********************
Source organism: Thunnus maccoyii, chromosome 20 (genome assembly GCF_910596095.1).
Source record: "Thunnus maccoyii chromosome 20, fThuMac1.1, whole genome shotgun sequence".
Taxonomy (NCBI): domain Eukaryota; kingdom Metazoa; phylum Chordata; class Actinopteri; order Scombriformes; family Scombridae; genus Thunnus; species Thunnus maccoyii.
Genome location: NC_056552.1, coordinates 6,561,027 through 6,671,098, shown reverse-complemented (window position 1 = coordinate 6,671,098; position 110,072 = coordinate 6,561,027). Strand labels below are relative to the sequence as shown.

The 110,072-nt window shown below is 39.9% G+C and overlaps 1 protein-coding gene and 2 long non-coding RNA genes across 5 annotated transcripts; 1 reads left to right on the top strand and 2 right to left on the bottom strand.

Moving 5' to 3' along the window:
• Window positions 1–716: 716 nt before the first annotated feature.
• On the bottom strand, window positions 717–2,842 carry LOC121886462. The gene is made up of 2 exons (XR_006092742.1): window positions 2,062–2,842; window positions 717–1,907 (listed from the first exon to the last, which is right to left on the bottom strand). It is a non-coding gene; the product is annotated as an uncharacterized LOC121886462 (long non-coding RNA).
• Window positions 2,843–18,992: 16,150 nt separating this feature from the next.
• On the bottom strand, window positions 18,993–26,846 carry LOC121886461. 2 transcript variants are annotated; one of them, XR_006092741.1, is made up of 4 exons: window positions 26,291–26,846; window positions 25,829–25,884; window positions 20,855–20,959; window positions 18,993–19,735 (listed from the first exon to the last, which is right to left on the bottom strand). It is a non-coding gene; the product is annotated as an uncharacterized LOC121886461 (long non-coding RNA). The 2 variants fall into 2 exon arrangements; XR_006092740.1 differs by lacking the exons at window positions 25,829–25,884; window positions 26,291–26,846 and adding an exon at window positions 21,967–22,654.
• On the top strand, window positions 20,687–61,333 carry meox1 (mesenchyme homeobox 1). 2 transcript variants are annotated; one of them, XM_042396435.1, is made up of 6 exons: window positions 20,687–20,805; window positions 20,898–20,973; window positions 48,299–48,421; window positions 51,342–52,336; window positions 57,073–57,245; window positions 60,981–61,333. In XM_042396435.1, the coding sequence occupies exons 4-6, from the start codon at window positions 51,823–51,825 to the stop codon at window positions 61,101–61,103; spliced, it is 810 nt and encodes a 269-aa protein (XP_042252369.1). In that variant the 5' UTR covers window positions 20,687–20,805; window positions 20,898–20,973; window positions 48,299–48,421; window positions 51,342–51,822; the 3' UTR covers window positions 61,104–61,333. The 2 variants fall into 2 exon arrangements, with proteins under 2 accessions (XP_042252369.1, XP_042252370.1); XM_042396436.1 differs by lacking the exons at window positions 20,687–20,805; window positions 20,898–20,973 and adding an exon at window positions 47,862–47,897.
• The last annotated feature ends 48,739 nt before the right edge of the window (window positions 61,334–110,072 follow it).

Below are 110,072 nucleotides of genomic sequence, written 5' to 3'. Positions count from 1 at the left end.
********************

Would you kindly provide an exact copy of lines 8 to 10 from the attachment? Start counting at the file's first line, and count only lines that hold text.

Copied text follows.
• On the bottom strand, window positions 717–2,842 carry LOC121886462. The gene is made up of 2 exons (XR_006092742.1): window positions 2,062–2,842; window positions 717–1,907 (listed from the first exon to the last, which is right to left on the bottom strand). It is a non-coding gene; the product is annotated as an uncharacterized LOC121886462 (long non-coding RNA).
• Window positions 2,843–18,992: 16,150 nt separating this feature from the next.
• On the bottom strand, window positions 18,993–26,846 carry LOC121886461. 2 transcript variants are annotated; one of them, XR_006092741.1, is made up of 4 exons: window positions 26,291–26,846; window positions 25,829–25,884; window positions 20,855–20,959; window positions 18,993–19,735 (listed from the first exon to the last, which is right to left on the bottom strand). It is a non-coding gene; the product is annotated as an uncharacterized LOC121886461 (long non-coding RNA). The 2 variants fall into 2 exon arrangements; XR_006092740.1 differs by lacking the exons at window positions 25,829–25,884; window positions 26,291–26,846 and adding an exon at window positions 21,967–22,654.